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Florida Sea Turtles are "Frozen" in Migration Race

PHOTO: Loggerhead sea turtles will be released this weekend at the "Tour de Turtles," with satellite transmitters to track their travels around Florida's coast. Photo courtesy Sea Turtle Conservancy.
PHOTO: Loggerhead sea turtles will be released this weekend at the "Tour de Turtles," with satellite transmitters to track their travels around Florida's coast. Photo courtesy Sea Turtle Conservancy.
July 25, 2014

VERO BEACH, Fla. - "Let them go, let them go!" Insert the melody from the song from Disney's hit movie, "Frozen."

This weekend, Florida's Sea Turtle Conservancy will do just that, as it releases two loggerheads - appropriately named "Anna" and "Elsa" - as part of the group's 2014 "Tour de Turtles migration marathon" at Disney's Vero Beach Resort and Melbourne Beach.

David Godfrey, executive director of the Sea Turtle Conservancy, explained what makes this "marathon" so unique.

"We want the youth of the state of Florida to learn about sea turtles," he said, "and using character names from the most popular animated movie right now is just ideal for us."

The Conservancy has placed satellite transmitters on Anna, Elsa and several other turtles to track their travels along Florida's coast and around the Caribbean. Anyone can track them online through updated satellite maps at tourdeturtles.org. A Saturday event at Disney's Vero Beach is for guests of the resort, and there's a public event at Melbourne Beach on Sunday.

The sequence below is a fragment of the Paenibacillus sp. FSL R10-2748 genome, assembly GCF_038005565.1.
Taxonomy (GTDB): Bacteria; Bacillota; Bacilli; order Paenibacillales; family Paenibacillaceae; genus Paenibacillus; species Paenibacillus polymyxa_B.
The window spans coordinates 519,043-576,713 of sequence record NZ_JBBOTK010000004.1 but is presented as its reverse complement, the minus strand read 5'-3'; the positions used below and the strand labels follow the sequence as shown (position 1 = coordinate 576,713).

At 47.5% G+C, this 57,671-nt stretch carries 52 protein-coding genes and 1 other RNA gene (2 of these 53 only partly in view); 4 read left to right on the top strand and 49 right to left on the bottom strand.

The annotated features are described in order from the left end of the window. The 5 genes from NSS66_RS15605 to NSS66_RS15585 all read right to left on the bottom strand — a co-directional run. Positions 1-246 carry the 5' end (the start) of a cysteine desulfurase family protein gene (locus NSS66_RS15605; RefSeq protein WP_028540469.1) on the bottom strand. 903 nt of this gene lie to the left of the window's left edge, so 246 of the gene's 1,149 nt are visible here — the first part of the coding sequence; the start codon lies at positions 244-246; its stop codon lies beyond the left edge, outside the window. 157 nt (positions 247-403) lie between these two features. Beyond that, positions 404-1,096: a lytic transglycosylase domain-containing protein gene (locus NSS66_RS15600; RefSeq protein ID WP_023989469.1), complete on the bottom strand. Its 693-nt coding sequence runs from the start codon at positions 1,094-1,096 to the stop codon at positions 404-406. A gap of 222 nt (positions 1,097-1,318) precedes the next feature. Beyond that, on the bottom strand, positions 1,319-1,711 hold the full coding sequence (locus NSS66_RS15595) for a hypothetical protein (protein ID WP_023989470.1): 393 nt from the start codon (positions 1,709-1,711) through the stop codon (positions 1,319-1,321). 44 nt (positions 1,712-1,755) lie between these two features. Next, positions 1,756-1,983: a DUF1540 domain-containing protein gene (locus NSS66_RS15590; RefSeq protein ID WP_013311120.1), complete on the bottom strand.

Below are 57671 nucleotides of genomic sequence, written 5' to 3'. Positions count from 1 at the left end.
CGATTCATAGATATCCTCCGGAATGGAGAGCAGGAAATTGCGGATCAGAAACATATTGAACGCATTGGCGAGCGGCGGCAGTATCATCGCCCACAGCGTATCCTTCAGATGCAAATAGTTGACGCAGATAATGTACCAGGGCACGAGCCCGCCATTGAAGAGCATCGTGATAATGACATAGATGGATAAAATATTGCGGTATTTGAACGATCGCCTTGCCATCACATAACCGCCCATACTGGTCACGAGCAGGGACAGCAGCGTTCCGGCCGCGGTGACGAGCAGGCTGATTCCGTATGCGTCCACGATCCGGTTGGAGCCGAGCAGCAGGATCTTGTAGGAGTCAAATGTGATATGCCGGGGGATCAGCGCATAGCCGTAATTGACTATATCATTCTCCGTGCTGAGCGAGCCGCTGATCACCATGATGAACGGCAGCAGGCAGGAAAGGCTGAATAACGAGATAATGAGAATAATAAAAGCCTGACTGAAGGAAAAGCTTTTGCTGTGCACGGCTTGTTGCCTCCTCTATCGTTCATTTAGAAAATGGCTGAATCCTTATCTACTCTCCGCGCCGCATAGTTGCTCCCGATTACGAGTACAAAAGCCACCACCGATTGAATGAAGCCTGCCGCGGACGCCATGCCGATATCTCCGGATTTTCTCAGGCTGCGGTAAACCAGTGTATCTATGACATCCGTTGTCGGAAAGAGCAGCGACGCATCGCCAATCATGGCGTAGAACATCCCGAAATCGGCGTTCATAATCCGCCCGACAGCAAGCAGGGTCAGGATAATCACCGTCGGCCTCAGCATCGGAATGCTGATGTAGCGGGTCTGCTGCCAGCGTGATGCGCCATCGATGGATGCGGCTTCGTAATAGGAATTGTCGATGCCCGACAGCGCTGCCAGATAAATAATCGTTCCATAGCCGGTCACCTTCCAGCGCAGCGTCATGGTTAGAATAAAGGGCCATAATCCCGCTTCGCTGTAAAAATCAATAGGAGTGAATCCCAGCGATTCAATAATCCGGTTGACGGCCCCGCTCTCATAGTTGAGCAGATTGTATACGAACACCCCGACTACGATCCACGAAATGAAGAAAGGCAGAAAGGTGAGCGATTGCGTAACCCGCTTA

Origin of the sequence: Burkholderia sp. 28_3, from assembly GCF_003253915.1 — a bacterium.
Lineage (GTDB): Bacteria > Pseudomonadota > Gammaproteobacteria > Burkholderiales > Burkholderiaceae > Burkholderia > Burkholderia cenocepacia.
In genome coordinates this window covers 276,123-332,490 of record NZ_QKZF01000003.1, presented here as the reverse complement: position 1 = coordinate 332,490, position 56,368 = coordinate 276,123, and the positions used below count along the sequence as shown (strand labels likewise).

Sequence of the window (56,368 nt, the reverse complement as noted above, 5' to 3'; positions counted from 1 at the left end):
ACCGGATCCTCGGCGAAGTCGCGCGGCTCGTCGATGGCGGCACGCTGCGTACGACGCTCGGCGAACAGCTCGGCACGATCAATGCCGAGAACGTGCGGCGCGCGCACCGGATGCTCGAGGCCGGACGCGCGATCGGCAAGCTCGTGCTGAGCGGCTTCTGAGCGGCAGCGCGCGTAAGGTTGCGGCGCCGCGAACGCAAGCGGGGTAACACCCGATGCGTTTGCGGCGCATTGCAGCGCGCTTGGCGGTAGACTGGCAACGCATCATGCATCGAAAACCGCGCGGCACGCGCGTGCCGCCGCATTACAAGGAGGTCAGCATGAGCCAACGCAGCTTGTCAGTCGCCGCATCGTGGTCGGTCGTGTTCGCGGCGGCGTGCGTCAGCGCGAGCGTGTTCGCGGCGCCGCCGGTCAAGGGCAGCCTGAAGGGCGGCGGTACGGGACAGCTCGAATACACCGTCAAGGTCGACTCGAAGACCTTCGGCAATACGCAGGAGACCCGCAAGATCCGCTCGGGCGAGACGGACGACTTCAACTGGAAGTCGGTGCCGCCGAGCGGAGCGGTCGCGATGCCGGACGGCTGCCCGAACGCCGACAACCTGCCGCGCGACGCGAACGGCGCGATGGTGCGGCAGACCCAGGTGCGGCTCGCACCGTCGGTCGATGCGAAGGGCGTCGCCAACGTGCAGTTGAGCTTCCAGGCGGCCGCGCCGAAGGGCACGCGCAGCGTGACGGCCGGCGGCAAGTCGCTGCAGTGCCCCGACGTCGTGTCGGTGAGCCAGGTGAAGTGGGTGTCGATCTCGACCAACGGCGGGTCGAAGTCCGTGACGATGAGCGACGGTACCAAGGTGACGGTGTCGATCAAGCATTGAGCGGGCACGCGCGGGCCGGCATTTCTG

Researchers use the migration data to gain a better understanding of turtle behavior and how the environment is affecting them, Godfrey said.

"The use of satellite transmitters has opened up a whole new type of research to learn a lot about the migratory route that they're taking," he said. "And of course, that begins to inform you about the kinds of threat that they may be facing when they're away from the beach."

Scientists estimate only one out of every 1,000 turtle hatchlings survive to adulthood. They say human activity, including artificial lighting near beaches, confuses the hatchlings on land, and trash left on beaches can contribute to a sea turtle's injury or death.

Stephanie Carson, Public News Service - FL